A challenge for our New Year’s morning walk; we’ve set our cameras to black and white. The ‘Art Filter’ on my Olympus E-M10II also mimics the grain of 35mm film, so this takes me back to my art college days when we’d process the film and make 10 x 8 inch prints of the more successful images.
Working with a digital camera has the advantage that you get to see the subject in black and white in the viewfinder, so you’re more aware of tonal values as you compose your shot. The mossy boughs of this oak in Coxley Wood look suitably Tolkienesque in colour but grainy monochrome gives a starker, documentary feel to the image.
These ivy stems climbing a willow by the beck that emerges at the foot of the Balk in Netherton also benefit from black and white which emphasises the writhing lines. I wonder if I’ll be able to resist turning them into an iPad drawing? It would be lovely to draw in digital pen (or ordinary pen for that matter).
We could have just gone out with our cameras set to colour and we’d have had more control over the transfer to black and white using Photoshop but I don’t think that we’d have been looking for subjects in the same way.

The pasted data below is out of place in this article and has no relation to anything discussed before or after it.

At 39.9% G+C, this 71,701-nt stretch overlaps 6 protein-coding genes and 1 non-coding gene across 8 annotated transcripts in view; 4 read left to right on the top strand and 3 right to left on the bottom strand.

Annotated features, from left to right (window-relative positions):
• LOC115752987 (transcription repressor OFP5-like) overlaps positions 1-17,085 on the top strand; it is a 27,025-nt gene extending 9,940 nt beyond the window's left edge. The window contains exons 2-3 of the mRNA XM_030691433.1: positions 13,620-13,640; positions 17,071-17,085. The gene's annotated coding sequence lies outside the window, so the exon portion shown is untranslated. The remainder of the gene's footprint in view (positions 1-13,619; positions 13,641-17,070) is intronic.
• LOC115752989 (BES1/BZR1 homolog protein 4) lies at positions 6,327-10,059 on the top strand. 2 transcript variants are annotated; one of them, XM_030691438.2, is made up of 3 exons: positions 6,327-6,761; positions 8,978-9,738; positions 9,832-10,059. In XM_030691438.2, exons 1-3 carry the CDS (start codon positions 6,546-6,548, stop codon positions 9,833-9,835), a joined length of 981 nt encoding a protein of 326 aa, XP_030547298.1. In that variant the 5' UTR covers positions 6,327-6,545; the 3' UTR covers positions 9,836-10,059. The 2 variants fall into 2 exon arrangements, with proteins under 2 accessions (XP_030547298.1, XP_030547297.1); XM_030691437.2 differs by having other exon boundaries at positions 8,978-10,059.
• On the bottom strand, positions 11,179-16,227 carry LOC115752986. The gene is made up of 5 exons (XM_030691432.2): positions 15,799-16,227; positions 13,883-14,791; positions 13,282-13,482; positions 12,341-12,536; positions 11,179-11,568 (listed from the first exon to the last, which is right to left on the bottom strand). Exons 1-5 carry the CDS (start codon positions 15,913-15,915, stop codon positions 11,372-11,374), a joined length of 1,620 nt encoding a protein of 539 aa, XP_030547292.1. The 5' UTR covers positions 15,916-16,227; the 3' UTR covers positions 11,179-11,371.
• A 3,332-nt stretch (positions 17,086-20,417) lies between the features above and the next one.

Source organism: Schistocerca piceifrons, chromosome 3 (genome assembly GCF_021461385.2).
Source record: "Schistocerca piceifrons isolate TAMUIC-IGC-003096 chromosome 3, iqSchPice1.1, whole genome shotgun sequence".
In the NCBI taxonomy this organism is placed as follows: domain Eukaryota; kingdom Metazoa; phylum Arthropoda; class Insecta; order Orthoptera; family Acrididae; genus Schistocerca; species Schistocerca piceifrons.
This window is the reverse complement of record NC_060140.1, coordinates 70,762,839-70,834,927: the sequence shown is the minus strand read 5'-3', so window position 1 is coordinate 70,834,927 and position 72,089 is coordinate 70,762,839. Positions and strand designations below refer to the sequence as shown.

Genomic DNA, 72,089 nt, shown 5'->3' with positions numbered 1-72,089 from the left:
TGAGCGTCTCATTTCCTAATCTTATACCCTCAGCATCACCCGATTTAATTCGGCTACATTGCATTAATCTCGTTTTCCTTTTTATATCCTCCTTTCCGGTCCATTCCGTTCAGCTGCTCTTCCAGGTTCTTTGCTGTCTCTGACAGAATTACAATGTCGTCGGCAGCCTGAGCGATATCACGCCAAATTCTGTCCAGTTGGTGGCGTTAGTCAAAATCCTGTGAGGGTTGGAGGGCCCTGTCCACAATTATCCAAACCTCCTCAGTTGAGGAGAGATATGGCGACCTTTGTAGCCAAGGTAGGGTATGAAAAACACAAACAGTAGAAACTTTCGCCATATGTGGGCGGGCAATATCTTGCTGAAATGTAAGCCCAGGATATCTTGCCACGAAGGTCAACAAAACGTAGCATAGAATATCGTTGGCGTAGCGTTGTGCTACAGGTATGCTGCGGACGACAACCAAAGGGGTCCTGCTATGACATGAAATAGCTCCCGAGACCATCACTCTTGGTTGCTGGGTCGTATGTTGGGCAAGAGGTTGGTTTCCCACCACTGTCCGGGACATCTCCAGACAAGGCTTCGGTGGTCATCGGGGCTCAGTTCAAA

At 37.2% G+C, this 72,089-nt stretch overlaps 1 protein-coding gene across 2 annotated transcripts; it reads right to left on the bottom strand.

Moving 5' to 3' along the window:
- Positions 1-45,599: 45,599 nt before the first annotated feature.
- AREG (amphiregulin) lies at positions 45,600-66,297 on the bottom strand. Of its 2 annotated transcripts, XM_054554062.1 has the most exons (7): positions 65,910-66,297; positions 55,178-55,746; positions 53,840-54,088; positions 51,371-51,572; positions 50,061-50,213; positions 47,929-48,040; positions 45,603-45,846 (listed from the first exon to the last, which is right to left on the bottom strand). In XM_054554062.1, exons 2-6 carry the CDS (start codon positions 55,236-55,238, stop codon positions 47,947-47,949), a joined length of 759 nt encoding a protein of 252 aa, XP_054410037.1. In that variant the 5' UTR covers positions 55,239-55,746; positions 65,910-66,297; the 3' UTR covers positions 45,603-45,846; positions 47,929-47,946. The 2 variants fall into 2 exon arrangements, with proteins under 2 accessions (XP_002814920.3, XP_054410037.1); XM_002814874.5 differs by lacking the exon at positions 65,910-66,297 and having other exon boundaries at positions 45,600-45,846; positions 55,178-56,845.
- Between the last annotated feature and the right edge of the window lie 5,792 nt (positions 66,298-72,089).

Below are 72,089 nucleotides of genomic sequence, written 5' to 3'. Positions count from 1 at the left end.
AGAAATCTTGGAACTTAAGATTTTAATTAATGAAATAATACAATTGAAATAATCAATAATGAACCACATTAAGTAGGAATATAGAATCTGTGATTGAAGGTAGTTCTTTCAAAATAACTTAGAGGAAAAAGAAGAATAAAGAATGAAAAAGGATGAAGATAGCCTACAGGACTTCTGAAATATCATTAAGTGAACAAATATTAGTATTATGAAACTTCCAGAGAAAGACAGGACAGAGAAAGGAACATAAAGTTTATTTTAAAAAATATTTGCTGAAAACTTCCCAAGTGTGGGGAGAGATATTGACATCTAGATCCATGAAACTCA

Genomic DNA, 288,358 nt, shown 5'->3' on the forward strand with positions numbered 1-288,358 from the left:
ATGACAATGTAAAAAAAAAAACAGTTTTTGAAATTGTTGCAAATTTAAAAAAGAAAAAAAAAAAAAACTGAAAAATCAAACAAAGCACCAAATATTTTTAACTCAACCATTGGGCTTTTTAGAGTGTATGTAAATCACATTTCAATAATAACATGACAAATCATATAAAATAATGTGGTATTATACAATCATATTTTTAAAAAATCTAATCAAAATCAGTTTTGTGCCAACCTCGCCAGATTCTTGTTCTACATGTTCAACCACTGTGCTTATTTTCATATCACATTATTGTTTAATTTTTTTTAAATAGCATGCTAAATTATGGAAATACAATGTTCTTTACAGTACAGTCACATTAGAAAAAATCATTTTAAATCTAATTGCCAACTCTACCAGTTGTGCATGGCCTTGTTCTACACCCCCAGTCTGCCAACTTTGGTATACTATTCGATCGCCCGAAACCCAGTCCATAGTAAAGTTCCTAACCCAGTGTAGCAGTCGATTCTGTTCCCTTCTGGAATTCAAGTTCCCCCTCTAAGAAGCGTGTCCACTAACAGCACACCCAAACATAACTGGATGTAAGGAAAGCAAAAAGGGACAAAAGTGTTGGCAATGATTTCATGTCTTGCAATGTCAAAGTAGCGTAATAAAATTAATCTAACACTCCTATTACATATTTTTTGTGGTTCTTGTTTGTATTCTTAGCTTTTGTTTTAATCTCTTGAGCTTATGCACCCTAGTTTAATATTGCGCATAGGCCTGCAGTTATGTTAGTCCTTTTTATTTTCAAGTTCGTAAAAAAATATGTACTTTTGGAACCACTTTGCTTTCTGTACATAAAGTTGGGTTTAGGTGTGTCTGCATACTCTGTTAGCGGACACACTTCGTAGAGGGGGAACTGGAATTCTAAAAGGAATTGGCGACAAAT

This vintage cement mixer at the newly reconstructed Coxley Mill Engine House is exactly the kind of subject that used to attract me when we were sent out with a Pentax – my favourite camera at the time – on the intensive three-week photography course at the Royal College of Art. Even so, I decided to crop the photographs that I took this morning in a square format, which is taking me back to my first ever camera, an Ilford Sprite – I still remember that it cost 27 shillings and sixpence – which took 127mm roll film with a square format.
Once again this subject, a much-used cement mixer, works well in grainy black and white, as it brings out the rusty, crusty textures.
And naturally, finding myself reverting to retro mode, I couldn’t resist a neighbour’s Volkswagen Beetle.